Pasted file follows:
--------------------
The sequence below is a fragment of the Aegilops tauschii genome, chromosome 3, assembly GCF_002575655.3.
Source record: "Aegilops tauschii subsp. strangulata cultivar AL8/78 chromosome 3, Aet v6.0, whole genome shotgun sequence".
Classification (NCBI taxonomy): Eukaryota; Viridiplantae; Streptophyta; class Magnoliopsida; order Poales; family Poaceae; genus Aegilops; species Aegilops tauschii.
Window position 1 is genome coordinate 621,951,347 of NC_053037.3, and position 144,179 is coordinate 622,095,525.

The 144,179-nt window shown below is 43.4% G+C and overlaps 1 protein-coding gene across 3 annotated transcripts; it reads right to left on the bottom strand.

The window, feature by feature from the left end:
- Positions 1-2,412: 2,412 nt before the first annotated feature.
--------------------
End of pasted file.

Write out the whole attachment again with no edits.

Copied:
The sequence below is a fragment of the Aegilops tauschii genome, chromosome 3, assembly GCF_002575655.3.
Source record: "Aegilops tauschii subsp. strangulata cultivar AL8/78 chromosome 3, Aet v6.0, whole genome shotgun sequence".
Classification (NCBI taxonomy): Eukaryota; Viridiplantae; Streptophyta; class Magnoliopsida; order Poales; family Poaceae; genus Aegilops; species Aegilops tauschii.
Window position 1 is genome coordinate 621,951,347 of NC_053037.3, and position 144,179 is coordinate 622,095,525.

The 144,179-nt window shown below is 43.4% G+C and overlaps 1 protein-coding gene across 3 annotated transcripts; it reads right to left on the bottom strand.

The window, feature by feature from the left end:
- Positions 1-2,412: 2,412 nt before the first annotated feature.